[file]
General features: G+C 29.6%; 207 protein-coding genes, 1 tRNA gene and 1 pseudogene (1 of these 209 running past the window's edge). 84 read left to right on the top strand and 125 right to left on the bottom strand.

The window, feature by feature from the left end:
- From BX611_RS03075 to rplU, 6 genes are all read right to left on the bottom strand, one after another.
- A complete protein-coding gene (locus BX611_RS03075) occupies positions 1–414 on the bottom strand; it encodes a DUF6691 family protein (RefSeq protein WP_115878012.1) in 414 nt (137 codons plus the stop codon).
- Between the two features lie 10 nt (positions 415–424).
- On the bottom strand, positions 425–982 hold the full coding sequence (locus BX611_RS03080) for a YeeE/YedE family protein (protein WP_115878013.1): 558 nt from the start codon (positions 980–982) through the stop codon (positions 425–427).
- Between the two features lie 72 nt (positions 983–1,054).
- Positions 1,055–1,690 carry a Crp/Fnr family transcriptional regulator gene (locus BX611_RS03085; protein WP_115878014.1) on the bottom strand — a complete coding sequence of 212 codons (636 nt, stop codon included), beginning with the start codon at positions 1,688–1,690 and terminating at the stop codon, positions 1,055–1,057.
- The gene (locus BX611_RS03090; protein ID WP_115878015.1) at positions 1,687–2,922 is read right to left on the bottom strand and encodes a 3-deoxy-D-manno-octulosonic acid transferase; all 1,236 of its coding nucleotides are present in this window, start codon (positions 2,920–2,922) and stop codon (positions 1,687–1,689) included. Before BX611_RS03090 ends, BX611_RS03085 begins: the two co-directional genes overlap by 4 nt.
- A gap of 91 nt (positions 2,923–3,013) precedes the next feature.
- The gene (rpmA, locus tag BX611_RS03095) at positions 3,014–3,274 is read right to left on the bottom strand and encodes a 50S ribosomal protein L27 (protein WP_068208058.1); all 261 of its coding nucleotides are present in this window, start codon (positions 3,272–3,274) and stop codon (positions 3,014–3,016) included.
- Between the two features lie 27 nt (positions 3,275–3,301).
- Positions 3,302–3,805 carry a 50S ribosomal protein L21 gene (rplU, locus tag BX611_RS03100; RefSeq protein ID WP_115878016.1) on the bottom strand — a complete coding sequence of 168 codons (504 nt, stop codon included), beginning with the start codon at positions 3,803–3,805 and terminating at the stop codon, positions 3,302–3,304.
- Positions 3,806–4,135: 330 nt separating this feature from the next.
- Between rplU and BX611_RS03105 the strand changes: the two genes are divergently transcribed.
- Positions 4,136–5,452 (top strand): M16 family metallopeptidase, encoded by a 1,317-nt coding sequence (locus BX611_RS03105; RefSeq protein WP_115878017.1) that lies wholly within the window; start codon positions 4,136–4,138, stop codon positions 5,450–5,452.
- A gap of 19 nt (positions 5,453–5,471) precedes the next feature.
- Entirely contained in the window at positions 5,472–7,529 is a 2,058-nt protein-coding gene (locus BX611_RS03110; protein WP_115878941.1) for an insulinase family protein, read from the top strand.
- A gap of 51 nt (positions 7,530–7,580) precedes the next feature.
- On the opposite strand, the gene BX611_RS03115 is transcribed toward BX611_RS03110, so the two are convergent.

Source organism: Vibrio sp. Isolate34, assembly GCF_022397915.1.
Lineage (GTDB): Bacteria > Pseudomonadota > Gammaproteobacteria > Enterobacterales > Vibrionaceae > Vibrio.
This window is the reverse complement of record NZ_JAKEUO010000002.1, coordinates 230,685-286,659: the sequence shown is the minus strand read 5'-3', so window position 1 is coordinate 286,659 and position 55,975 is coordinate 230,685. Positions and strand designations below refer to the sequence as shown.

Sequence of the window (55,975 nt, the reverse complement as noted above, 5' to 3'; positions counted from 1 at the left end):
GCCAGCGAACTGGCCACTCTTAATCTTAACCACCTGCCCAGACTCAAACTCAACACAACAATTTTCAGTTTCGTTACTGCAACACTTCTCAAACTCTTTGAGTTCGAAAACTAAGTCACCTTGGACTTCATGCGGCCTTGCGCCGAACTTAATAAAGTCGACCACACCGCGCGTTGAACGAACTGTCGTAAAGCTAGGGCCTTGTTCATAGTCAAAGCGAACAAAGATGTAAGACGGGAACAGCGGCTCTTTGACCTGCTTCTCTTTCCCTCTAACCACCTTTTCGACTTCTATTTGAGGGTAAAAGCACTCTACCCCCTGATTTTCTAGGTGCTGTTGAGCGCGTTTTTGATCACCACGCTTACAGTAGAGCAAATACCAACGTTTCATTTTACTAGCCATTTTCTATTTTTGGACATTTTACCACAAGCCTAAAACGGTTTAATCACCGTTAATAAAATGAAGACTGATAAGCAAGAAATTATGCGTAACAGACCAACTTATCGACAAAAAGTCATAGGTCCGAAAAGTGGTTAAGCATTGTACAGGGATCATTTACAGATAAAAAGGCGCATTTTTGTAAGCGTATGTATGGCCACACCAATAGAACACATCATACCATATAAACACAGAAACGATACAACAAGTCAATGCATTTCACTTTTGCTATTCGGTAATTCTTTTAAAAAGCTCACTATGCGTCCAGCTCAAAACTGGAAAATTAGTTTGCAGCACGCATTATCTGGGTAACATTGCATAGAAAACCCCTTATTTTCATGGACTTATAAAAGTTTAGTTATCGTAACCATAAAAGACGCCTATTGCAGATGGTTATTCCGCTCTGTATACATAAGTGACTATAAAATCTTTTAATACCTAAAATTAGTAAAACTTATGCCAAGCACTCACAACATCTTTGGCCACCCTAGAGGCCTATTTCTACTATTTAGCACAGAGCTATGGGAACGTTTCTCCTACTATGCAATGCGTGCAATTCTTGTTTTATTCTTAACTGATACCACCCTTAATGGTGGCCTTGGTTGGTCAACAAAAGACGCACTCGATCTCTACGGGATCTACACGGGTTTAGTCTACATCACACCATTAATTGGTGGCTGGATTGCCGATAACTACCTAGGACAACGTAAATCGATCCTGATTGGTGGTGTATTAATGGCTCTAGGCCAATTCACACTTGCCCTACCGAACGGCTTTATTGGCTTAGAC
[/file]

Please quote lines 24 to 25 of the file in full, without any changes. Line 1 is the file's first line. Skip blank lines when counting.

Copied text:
Sequence of the window (55,975 nt, the reverse complement as noted above, 5' to 3'; positions counted from 1 at the left end):
GCCAGCGAACTGGCCACTCTTAATCTTAACCACCTGCCCAGACTCAAACTCAACACAACAATTTTCAGTTTCGTTACTGCAACACTTCTCAAACTCTTTGAGTTCGAAAACTAAGTCACCTTGGACTTCATGCGGCCTTGCGCCGAACTTAATAAAGTCGACCACACCGCGCGTTGAACGAACTGTCGTAAAGCTAGGGCCTTGTTCATAGTCAAAGCGAACAAAGATGTAAGACGGGAACAGCGGCTCTTTGACCTGCTTCTCTTTCCCTCTAACCACCTTTTCGACTTCTATTTGAGGGTAAAAGCACTCTACCCCCTGATTTTCTAGGTGCTGTTGAGCGCGTTTTTGATCACCACGCTTACAGTAGAGCAAATACCAACGTTTCATTTTACTAGCCATTTTCTATTTTTGGACATTTTACCACAAGCCTAAAACGGTTTAATCACCGTTAATAAAATGAAGACTGATAAGCAAGAAATTATGCGTAACAGACCAACTTATCGACAAAAAGTCATAGGTCCGAAAAGTGGTTAAGCATTGTACAGGGATCATTTACAGATAAAAAGGCGCATTTTTGTAAGCGTATGTATGGCCACACCAATAGAACACATCATACCATATAAACACAGAAACGATACAACAAGTCAATGCATTTCACTTTTGCTATTCGGTAATTCTTTTAAAAAGCTCACTATGCGTCCAGCTCAAAACTGGAAAATTAGTTTGCAGCACGCATTATCTGGGTAACATTGCATAGAAAACCCCTTATTTTCATGGACTTATAAAAGTTTAGTTATCGTAACCATAAAAGACGCCTATTGCAGATGGTTATTCCGCTCTGTATACATAAGTGACTATAAAATCTTTTAATACCTAAAATTAGTAAAACTTATGCCAAGCACTCACAACATCTTTGGCCACCCTAGAGGCCTATTTCTACTATTTAGCACAGAGCTATGGGAACGTTTCTCCTACTATGCAATGCGTGCAATTCTTGTTTTATTCTTAACTGATACCACCCTTAATGGTGGCCTTGGTTGGTCAACAAAAGACGCACTCGATCTCTACGGGATCTACACGGGTTTAGTCTACATCACACCATTAATTGGTGGCTGGATTGCCGATAACTACCTAGGACAACGTAAATCGATCCTGATTGGTGGTGTATTAATGGCTCTAGGCCAATTCACACTTGCCCTACCGAACGGCTTTATTGGCTTAGAC